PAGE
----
First reports of his death at Serenity Knolls, a treatment center in Marin County, were broadcast from the nascent Cable News Network (CNN). Jerry’s death coincided with the O.J. Simpson trial. I remember debating the issue with Glenn Barcome at poolside at Paradise for 10 hours and as many bottles of Moosehead. “Absolutely guilty!” Glenn claimed. Who cared about the felonious footballer? Jerry’s death hit home. I was a Deadhead, yet didn’t wear the uniform, the tie-dyes, the sandals, the hippyish hairstyle and the patchouli, rarely listened to other group, save the Boys and their brilliant music and thought upon the MSG show and at Giants Stadium with Merrill and Barry. It took a Dead member’s death to inspire the flash mob of the nascent technological wonder, the Internet. A fraternity alumnus, Odie, hipped me to the ‘net. It’ll never catch on, I remember thinking. Three decades after the group’s inception, Garcia died at age 53, defied his own life expectancy. All day CNN ran teasers about breaking news out of California. In the morning I walked to the Student Union for a cup of coffee where I heard a gaggle of students clucking, heard somebody say “Jerry Garcia’s dead,” but I didn’t believe them. News stations broadcast periodic updates and images, a wide shot of Jerry in his ’87 flannel shirt grody beard and tinted glasses, a wry expression on his careworn face. I turned away from the television in the Union. Who in our party could say that they were surprised? MTV displayed “Touch of Gray,” the Dead’s first hit video, and “Truckin,’” reported that Garcia died of “natural causes.” Something sounded fishy. Was he just another dead doper as Rush Limbaugh claimed? Where would the Dedicated go from here? Not Phish, never minding what Horace Lang told me on our way to Tennessee and back. Lang was bellicose. I was in denial. I was hardly alone.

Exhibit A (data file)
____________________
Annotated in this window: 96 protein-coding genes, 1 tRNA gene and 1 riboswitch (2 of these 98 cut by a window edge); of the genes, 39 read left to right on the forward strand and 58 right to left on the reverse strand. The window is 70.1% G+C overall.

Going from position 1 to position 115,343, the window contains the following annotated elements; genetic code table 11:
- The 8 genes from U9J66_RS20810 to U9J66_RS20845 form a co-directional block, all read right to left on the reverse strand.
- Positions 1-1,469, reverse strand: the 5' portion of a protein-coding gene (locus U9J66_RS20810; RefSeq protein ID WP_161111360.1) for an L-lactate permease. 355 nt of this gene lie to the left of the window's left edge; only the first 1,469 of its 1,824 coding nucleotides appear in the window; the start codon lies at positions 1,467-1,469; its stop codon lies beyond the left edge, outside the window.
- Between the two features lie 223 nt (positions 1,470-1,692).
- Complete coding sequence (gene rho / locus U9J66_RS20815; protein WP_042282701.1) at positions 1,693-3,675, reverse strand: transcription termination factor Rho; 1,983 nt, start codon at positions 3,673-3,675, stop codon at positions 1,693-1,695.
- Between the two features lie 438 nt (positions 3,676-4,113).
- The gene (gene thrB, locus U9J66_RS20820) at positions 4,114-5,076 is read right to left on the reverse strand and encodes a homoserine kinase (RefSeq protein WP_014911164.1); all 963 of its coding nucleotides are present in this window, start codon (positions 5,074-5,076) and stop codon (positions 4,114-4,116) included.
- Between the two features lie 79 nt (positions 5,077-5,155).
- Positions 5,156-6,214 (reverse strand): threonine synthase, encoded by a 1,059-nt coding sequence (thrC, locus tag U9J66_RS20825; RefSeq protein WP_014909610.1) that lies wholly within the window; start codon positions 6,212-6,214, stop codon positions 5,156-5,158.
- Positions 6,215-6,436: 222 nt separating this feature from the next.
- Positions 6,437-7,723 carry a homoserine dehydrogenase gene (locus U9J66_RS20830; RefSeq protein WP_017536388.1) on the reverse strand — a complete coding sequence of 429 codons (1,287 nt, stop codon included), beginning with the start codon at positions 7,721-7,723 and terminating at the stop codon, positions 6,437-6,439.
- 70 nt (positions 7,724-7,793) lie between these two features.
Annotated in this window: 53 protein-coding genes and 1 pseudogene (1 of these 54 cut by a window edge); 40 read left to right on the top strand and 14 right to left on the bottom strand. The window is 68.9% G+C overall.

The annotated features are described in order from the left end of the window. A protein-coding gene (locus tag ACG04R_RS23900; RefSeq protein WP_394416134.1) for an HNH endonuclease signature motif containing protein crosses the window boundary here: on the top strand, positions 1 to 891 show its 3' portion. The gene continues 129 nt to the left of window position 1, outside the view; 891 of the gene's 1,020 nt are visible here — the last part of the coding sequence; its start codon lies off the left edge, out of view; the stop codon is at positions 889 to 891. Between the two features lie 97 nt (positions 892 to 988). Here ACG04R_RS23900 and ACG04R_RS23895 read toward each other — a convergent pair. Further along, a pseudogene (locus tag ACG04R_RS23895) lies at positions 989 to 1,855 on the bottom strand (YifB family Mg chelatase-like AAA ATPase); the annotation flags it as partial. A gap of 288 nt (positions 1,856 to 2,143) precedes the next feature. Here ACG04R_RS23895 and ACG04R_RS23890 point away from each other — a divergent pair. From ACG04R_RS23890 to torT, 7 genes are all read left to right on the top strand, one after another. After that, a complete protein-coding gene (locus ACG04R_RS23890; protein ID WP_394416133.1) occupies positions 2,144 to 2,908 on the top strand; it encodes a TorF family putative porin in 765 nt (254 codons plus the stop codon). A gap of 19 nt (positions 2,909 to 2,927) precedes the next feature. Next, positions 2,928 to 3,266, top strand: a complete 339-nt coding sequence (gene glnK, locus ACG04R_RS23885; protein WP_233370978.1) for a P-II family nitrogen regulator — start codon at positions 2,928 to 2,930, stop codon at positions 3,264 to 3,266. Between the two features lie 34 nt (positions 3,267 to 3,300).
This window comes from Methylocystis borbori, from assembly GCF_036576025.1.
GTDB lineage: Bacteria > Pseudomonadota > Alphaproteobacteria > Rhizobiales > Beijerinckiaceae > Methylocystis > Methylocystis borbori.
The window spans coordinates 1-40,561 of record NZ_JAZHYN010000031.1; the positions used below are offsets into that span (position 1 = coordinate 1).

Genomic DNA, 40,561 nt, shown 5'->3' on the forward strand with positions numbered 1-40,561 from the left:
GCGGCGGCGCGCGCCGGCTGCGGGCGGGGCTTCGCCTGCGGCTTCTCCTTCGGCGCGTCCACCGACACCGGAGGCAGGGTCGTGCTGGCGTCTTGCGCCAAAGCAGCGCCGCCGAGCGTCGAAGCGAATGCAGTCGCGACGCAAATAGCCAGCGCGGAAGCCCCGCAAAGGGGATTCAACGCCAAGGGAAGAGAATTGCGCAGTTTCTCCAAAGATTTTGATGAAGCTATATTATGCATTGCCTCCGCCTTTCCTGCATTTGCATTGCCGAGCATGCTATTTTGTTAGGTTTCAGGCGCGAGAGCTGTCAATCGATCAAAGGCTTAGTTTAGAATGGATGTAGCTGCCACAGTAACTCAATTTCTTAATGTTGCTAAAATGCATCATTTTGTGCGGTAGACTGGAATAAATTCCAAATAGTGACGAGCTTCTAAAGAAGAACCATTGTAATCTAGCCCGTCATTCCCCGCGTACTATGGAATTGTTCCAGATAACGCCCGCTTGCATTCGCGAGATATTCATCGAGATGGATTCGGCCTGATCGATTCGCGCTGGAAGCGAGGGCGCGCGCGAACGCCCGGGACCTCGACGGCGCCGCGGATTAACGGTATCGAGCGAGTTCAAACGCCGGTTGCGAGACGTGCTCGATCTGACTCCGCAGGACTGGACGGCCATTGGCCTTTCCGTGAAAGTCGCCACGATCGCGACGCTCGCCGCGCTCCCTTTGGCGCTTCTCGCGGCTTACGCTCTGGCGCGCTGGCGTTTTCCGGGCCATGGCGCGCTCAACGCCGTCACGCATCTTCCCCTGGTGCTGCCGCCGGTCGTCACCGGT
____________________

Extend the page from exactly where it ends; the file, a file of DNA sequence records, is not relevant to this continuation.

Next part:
Torrington served as the concourse until I made my trip south again. It was a journey I preferred to avert. Nothing should halt my literary endeavors I determined, especially employment and inclement weather. Close quarters offered a dismal milieu. I was a vagrant, a squatter, like those burnouts who hung around Madison Square Garden at my first show in ‘91. If Moose wanted me out of his house then he ought to have contacted the Sheriff and evict me properly. Still, Florida was appealing. The house was as cold as the graves of my mother and her parents. Moose locked the thermostat at fifty degrees in October prior to his return to the Sunshine State but I didn’t want to leave. The new job I landed at a South Florida Daily hardly interested me. I was willing to kill or die to finish my ex operante. Each night I popped a tape into the VHS of The Shining. I was Jack Torrance in the Overlook Hotel, a dry drunk beset by demons who wrote at the grand table bequeathed to me by my mother while maple and hickory logs snapped and hissed in the hearth in the sunken living room. I thrust the poker into the coals and threw more logs on the fire. The work I deemed imperative. I wanted to write a modern-day On the Road but had to earn a living. I knew I had to leave Torrington, couldn’t linger until Spring when the snows on the graves of my loved ones melted, the precipitation seeping deeper into the permafrost and rotting what was left of their bones, coagulating their ashes from dust to entropy. They no longer haunted me. They were empty promises from empty graves. Still, I couldn’t let go and continued to suffer. Florida offered therapeutic distance. I assembled my baggage———no shortage of that in my life. With drafts completed and my trunk full of junk, my journals and my mother’s heirlooms, I drove back to Florida where I took the job as a reporter, for journalism was the only marketable skill I possessed, as evidenced by the article I wrote about David Amram the Beatnik Jazz musician. My correspondence with the famed pianist had long since fallen away. That didn’t surprise me for all my relationships are transitory but I wondered how I could continue the Long Strange trip.